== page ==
Thursday, May 05, 2022

Apologetics: The Beginning of It All - Cosmological & Causation Arguments for the Existence of God

- Throughout history, many prominent philosophers have held to the belief that you ought to be able to reason your way to a belief in God by the power of logic alone, without any supporting evidence. That is, they believed that a process of reasoning about the observed nature of reality was sufficient to lead one to God. What were the arguments that caused some of the greatest minds in history to believe such a wild claim?

1.) The Cosmological Argument

Christianity predicted one of the most unexpected truths about our universe: that it had a beginning (and not only our universe, but that time itself had a beginning). This seems ridiculous at first--how could time have a beginning? What was "before" time? Despite our gut reactions to this notion, logic itself strongly suggests that time could not have always existed, stretching into an infinite past. The reason for this is that an infinite sequential regression is a logical impossibility. It simply can't happen. If time had been moving ever since the infinite past, it could never have reached the current moment in time (such is the nature of infinity). Therefore, time had a beginning, as did the physical universe. Intriguingly, the vast majority of physicists and cosmologists now agree with this: not only did the universe have a beginning, but so did time. And if these things had a beginning, then another question asserts itself: why did they begin? Did something or someone cause them to come into being?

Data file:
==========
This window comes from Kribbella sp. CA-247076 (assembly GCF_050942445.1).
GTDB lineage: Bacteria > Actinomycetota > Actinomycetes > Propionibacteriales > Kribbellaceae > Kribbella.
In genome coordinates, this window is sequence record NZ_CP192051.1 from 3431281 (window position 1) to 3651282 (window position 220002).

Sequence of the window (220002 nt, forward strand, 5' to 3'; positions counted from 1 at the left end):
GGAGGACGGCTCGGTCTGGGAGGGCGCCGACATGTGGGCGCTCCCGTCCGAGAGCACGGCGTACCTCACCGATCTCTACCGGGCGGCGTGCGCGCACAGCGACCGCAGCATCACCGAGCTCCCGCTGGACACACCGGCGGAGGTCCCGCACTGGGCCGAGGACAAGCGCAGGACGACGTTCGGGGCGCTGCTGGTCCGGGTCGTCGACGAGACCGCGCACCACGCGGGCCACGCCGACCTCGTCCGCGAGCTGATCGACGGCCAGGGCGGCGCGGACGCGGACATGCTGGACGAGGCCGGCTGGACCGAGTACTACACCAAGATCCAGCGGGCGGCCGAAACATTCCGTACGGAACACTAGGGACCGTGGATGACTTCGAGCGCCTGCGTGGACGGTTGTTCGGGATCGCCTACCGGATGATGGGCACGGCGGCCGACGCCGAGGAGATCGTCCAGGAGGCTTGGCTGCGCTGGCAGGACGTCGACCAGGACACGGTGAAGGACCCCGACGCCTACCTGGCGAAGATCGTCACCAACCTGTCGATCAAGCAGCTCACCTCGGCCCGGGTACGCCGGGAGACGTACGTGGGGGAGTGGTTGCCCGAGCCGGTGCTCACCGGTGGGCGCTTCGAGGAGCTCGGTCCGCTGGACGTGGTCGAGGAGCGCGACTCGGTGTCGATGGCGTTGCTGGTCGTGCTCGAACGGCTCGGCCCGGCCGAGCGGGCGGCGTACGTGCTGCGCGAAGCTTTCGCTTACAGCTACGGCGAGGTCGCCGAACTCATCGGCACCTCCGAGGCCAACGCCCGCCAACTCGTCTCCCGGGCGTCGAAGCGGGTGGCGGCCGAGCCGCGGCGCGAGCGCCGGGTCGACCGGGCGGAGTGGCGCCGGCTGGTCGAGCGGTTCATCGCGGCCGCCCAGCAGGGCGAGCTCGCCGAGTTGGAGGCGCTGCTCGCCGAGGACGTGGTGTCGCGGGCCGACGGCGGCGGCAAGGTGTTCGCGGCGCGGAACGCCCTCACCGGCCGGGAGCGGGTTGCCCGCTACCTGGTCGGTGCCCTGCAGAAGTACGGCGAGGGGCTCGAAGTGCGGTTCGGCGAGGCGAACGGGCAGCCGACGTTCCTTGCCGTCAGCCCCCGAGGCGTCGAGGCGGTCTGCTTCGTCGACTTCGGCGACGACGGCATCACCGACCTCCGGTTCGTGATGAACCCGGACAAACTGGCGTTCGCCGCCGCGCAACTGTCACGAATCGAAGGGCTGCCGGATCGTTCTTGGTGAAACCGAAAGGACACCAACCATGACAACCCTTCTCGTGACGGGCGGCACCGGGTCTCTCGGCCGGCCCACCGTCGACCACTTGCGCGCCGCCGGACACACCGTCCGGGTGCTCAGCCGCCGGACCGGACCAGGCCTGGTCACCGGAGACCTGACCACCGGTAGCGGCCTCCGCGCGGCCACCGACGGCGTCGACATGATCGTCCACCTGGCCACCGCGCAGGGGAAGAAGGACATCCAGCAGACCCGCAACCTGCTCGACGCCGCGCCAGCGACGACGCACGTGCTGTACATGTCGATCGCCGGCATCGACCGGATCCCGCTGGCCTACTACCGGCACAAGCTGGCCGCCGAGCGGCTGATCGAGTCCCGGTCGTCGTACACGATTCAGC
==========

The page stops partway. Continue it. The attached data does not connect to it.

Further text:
2.) The Causation Argument

From the time of Aristotle, this argument has been used to prove that there must be an "Uncaused Cause," a
Necessary Being upon whom all contingent beings depend and from whom they arise. The argument proceeds as follows:

- Everything that begins has a cause (another way of saying this is that every effect has a cause).
- Everything we see in the universe is an effect of something else.
- The universe itself (along with time) also began, as the cosmological argument shows, and so the universe itself is an effect.
- Therefore, there must be something that caused the universe.
- Since an infinite sequential regression is a logical impossibility, one cannot have an infinite regression of causes. (It's therefore nonsensical to say, "If God caused the universe, what caused God?")
- Because the universe was caused and one cannot have an infinite regression of causes, there must be an Uncaused Cause which caused the universe and everything in it.

The logic of these two arguments is essentially inescapable (though some skeptics have tried to escape them, without any significant or lasting success). These arguments do not get us all the way to proving the existence of a being that we can yet define as "God," with all his biblical attributes, but they get us several steps in that direction: the existence of an Uncaused Cause, an all-powerful, self-existent Something that exists beyond all space and time and upon whom all created things depend.